On my list of favorite holidays, Christmas comes in a solid #1 with Thanksgiving following closely behind at #1b. The food, giving thanks to God, family, fun, food, good cheer, food, football… did I mention food? It’s the perfect time to take a step back and spend some time with your family doing the things we love most: watching the Dallas Cowboys and stuff ourselves into a coma.
Safety is a huge issue around the holidays and for autism families, it’s magnified by a factor of 1,000. Some of the traditions we enjoy around the holidays can be quite dangerous. So I will offer a few of my safety tips for something that seems to send multitudes of folks to the emergency room every fourth Thursday in November – frying turkeys. So here goes:
1. Do --> thaw the bird in the bottom of the refrigerator for about a week ahead of time (a little less or more depending on the weight of the bird). If you forget (and you will), it’s okay to thaw the turkey in a COLD bath while leaving the plastic on. An hour before you are ready to put the bird on to cook, set it out and let it get to room temperature.
Don’t --> set the turkey out on the back porch for a week at 80 degrees and then bring it in and think you’re going to have a holly jolly Christmas. Another idiot move people make is to put a fully frozen bird into a scalding hot vat of oil and create a projectile turkey rocket (see YouTube).
2. Do --> when frying or smoking a turkey, move it away from any structures and set the burner on a solid, non-flammable surface.
Don’t --> try and fry the damn thing in the living room, garage, deck or even near a fence. Every Thanksgiving several will undoubtedly set their house on fire or asphyxiate themselves by trying it in the living room.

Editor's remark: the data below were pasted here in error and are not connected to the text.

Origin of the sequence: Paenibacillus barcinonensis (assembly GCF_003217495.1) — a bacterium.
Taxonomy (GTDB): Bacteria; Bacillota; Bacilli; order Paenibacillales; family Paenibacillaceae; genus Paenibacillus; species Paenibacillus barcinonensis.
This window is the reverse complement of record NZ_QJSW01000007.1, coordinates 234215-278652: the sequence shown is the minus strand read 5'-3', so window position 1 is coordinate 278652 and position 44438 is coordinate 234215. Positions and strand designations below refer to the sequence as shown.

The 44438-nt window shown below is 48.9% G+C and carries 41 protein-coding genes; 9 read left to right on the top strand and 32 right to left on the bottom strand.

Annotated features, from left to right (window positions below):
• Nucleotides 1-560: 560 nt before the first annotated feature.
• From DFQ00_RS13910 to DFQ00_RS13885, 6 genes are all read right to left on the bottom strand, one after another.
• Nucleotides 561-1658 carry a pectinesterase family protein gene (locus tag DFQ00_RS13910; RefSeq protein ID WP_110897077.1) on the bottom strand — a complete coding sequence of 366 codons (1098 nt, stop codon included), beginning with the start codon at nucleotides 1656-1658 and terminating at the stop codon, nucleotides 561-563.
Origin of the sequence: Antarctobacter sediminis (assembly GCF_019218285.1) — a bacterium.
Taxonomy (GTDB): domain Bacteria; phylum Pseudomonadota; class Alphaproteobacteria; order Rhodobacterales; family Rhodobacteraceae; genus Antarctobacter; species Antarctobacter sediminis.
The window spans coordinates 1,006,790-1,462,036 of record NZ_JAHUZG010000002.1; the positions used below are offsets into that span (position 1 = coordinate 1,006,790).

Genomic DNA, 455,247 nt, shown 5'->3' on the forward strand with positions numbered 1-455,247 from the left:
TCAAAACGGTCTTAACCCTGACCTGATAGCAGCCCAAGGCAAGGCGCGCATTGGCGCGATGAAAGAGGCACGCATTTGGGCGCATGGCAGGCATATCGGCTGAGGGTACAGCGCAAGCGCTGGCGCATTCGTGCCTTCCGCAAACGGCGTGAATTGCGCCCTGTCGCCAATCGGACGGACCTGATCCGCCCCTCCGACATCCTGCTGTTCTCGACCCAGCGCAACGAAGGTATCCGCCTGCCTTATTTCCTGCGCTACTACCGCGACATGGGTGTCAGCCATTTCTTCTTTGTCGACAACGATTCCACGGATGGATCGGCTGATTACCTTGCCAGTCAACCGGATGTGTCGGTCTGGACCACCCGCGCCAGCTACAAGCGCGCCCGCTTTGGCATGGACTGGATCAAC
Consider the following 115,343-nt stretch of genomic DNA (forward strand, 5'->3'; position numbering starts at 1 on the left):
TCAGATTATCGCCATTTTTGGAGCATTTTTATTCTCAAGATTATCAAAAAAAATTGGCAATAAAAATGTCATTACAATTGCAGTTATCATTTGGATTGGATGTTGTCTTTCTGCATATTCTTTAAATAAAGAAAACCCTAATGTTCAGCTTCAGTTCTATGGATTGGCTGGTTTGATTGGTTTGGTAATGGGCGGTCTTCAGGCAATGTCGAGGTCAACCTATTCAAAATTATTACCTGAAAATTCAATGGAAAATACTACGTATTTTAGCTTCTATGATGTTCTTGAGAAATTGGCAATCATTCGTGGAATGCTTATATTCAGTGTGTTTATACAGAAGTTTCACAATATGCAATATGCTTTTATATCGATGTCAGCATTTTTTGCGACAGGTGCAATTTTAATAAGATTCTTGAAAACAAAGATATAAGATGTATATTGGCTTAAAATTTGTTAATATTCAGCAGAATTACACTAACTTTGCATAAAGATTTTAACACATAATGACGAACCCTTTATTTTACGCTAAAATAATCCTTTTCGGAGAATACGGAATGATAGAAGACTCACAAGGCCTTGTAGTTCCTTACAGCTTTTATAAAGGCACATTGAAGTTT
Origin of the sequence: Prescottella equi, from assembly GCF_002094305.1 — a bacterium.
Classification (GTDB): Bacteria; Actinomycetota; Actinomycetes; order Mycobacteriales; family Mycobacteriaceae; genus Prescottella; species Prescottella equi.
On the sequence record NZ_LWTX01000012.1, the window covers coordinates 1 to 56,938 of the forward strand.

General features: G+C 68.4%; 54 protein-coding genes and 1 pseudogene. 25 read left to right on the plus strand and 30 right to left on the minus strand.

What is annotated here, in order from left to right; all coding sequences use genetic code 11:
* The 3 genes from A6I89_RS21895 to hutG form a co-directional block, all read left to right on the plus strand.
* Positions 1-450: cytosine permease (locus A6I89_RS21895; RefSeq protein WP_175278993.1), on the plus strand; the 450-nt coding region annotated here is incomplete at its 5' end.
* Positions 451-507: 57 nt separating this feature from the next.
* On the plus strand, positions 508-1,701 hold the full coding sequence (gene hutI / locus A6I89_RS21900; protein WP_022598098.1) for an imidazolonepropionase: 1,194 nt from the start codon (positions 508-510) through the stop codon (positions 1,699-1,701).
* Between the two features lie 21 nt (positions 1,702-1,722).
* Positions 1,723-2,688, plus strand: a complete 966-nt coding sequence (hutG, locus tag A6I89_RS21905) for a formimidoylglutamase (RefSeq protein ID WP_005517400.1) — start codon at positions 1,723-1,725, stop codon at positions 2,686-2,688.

3. Do --> when frying a turkey, ensure you are using the proper amount of oil. If you are unsure, it is a good idea to put the bird in and fill it to the proper level with water before you ever start the oil to heating.
Don’t --> fill the damn pot brim full, heat it to 350, and expect to not have third degree burns (again, see YouTube).
These are just a few tips that will help you have a safe and fun holiday with your family. If you’re cooking, it is important to make sure your children are occupied with other activities. I’m sorry to say that we have had to take our son to the ER with severe burns on his hand and I have witnessed a young boy have to have his arm amputated due to a horrific accident with a turkey fryer.
Also, keep the alcohol to a sensible level. Too many stories about horrible accidents begin with “we were out drinking one day.” Use common sense and have a wonderful Thanksgiving!
It's that time of year again - Halloween! Growing up, this was definitely my favorite time of year. Halloween always signaled the kickoff of the holiday season. The holidays were and are very important to me and my family. Halloween, Thanksgiving, and Christmas were such a wonderful time in our household. My parents went to tremendous efforts to make this a special time of year and I wanted the same thing for my kids.
With Rudy, Halloween is just different (there's that word "different" again). About the time he turned four, we began to notice a severe distaste for having anything covering his head, which is an issue for 99.9% of the Halloween costumes on the market. Of course, there were also the social and communication issues and, to be honest, Halloween was a severe disappointment (we will cover Thanksgiving and Christmas in the coming weeks).
Autism families will just have to concede that the holidays will be different than what you and I remember. I talk quite a bit in "Totally Lost" about how we have made the best of Halloween and it gets better every year. Last year, 2018, he actually wore a Ninja Turtle costume, mask and all, for the first time. We were very excited and had a great time.